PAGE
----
The United States can offer Ukraine security guarantees similar to Israel, which do not involve joining NATO.
NATO summit in Lithuania
In Vilnius, NATO will present Ukrainian President Volodymyr Zelensky with a set of commitments from member states to continue delivering weapons, ammunition and money to the country over the medium term – regardless of the fate of the current counter-offensive or the election calendar.
NATO is also expected to elevate its relationship with Ukraine from the NATO-Ukraine Commission, founded in 1997, to the NATO-Ukraine Council, to a higher level of interaction and integration.
The question of how to determine the future of Ukraine in the Alliance has supplanted the second question – how to come up with long-term security guarantees for Ukraine. US President Joe Biden’s aides are telling members of Congress they want to move on to something akin to what they call the “Israeli model” of a 10-year security commitment with the US.
Security guarantees include the provision of military and financial assistance packages, the possibility of joint production.
The idea behind these security guarantees is to reassure Putin that the flow of arms and training for Ukraine will not stop.
But these are not the “guarantees” of security that Zelensky is striving for. Those who insist on increased commitment to Ukraine argue that only NATO membership and protection through collective defense can ensure the country’s security.
In the past 16 months, Biden has taken every opportunity to celebrate NATO’s unity on Ukraine. In doing so, he tried to maintain a status quo that had held for more than a decade: a vague promise that Ukraine would eventually join the Alliance, but with no set timetable.
Now a discussion has flared up among allies, putting pressure on Biden to support a much faster and more definite path to Ukrainian membership. For him, all options carry significant risks, since his desire to prevent any splits in NATO is contrary to his constant instructions from his staff to “avoid World War III.”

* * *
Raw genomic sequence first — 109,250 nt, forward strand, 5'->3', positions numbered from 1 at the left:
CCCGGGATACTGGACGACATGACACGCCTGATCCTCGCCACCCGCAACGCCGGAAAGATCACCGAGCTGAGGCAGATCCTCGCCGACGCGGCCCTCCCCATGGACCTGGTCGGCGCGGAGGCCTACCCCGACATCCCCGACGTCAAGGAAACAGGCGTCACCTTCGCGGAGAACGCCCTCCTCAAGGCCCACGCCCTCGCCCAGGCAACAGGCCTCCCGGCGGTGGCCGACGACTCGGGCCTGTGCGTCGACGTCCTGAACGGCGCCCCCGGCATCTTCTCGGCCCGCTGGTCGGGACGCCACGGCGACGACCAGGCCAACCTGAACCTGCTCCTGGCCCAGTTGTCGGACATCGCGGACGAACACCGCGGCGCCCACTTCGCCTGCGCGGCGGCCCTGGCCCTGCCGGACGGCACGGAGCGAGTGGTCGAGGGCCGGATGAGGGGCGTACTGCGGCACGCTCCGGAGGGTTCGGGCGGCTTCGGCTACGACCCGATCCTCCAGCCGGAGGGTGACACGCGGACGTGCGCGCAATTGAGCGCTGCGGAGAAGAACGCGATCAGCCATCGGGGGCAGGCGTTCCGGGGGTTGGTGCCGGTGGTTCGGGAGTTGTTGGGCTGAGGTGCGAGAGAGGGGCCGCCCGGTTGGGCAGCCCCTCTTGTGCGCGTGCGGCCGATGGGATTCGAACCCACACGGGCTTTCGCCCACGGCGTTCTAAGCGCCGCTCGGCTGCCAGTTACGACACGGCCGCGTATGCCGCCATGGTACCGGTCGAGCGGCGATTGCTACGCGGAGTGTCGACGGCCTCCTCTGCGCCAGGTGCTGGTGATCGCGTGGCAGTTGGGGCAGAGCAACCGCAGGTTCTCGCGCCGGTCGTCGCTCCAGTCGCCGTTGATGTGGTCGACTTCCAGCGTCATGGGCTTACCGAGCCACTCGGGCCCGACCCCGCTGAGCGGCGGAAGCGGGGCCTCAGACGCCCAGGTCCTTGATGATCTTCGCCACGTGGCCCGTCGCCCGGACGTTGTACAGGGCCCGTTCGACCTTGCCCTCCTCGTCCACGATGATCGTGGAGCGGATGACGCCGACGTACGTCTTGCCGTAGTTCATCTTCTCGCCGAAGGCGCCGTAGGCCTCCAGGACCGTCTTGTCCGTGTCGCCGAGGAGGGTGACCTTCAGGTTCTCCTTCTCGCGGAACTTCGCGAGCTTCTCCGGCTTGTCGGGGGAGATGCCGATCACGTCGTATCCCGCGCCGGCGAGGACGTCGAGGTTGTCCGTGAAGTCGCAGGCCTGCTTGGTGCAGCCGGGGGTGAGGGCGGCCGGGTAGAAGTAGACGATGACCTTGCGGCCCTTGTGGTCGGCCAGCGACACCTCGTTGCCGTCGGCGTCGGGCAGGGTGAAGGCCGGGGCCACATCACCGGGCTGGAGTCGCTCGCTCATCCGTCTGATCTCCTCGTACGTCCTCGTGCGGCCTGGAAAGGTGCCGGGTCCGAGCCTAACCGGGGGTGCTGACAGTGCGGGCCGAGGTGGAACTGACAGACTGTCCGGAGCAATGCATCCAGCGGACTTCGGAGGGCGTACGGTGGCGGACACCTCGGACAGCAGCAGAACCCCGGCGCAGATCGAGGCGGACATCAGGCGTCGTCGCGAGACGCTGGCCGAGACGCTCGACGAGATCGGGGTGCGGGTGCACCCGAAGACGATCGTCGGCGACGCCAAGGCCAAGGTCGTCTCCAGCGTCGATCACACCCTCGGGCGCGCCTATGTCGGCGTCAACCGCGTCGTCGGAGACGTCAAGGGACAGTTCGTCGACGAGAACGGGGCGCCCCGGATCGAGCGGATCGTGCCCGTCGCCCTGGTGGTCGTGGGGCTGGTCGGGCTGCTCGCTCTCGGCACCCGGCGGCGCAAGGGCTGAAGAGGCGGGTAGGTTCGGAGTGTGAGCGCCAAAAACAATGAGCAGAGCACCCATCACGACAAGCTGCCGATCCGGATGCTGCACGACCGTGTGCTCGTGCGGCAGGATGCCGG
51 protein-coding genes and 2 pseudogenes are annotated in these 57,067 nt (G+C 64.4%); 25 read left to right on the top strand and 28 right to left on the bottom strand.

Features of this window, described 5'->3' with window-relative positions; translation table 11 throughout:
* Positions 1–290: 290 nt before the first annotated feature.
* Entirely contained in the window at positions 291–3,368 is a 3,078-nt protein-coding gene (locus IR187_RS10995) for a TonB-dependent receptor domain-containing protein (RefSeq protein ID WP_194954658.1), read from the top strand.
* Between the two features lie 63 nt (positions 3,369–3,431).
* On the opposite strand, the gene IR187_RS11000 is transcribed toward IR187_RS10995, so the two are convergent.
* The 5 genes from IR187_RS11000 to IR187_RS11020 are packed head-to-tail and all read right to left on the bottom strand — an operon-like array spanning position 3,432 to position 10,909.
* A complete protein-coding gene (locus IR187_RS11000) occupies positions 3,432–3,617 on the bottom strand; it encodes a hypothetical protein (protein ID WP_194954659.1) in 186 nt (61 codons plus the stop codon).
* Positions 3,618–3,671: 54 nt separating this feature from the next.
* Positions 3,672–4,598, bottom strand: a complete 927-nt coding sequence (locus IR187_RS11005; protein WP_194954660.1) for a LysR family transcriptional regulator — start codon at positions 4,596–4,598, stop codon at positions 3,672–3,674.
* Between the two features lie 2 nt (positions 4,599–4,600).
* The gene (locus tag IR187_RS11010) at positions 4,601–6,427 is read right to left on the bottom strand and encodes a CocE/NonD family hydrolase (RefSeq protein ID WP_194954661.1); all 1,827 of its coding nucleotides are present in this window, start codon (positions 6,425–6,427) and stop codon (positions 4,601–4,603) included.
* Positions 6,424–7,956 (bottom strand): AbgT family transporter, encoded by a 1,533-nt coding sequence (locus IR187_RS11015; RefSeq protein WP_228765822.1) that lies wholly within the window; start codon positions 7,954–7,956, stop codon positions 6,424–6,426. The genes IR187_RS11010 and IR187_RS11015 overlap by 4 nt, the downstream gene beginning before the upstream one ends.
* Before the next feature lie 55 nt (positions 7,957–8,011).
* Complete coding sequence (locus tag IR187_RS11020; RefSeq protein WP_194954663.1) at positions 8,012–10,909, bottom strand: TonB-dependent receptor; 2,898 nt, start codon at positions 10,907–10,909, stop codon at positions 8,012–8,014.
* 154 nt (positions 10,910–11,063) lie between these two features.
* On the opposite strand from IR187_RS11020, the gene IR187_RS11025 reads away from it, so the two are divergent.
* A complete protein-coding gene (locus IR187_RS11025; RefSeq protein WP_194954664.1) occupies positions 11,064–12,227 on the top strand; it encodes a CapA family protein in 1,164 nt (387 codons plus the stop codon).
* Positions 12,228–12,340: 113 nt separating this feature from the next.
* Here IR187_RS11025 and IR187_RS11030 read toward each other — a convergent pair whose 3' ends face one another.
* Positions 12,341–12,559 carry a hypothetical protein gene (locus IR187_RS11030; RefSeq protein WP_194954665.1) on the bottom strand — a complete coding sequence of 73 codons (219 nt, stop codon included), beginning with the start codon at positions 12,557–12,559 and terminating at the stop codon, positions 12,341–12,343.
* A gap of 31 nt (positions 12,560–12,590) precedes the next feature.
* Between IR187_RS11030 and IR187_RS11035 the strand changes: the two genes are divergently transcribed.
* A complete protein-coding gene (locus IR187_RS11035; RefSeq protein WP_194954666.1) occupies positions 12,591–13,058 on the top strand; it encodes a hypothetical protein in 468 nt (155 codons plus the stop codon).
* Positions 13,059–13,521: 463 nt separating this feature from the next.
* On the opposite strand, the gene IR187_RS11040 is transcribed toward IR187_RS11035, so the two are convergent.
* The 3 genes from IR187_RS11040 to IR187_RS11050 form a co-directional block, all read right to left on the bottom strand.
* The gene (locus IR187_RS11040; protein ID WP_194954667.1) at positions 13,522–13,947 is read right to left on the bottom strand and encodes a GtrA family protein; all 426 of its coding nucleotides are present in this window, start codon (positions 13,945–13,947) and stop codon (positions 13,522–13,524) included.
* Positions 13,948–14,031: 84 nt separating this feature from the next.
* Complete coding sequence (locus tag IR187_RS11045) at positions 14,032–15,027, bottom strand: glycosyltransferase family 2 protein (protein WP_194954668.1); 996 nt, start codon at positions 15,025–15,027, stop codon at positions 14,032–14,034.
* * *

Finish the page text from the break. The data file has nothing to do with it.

Many allies, especially from countries that border Russia, want to provide Ukraine with strong political membership commitments ahead of next month’s NATO summit in Vilnius. Some want to set a timetable and specific targets for genuine membership, but only after the war is over.
Only Germany has fully sided with Biden, although some of the other 29 allies have their own quiet doubts about Ukraine’s willingness to fully join the Alliance – and the risks that NATO countries could be directly involved in a conflict with Russia in the future.
At the same time, there is no consensus on how to strengthen commitments to Ukraine.
Perhaps the question of Ukraine’s path to membership became central during Biden’s June 13 meeting with NATO Secretary General Jens Stoltenberg. It is noted that Stoltenberg offered Biden a compromise proposal in which NATO would agree that Ukraine, which has field-tested NATO equipment and training, would not need to go through the standard membership candidate process before it could join.
Other officials said it would raise questions about what would replace the process, including getting assurances that Ukraine, which has problems with corruption and is under martial law, will not become authoritarian.
However, NATO is first and foremost a military alliance and includes numerous countries with controversial democratic records, including Turkey and Hungary.
Ukraine’s accession to NATO
Recently, Stoltenberg noted that the countries of the Alliance are not ready to agree on a date for Ukraine’s entry into the midst of the war .
At the same time, he stated that at the NATO summit in Vilnius, the allies would express firm support for Ukraine not only in words, but also in deeds, which consisted of significant military support.
At the same time, Zelensky noted that Ukraine needs clear security guarantees from the West, which will be recorded on paper .
Source : rbc.ua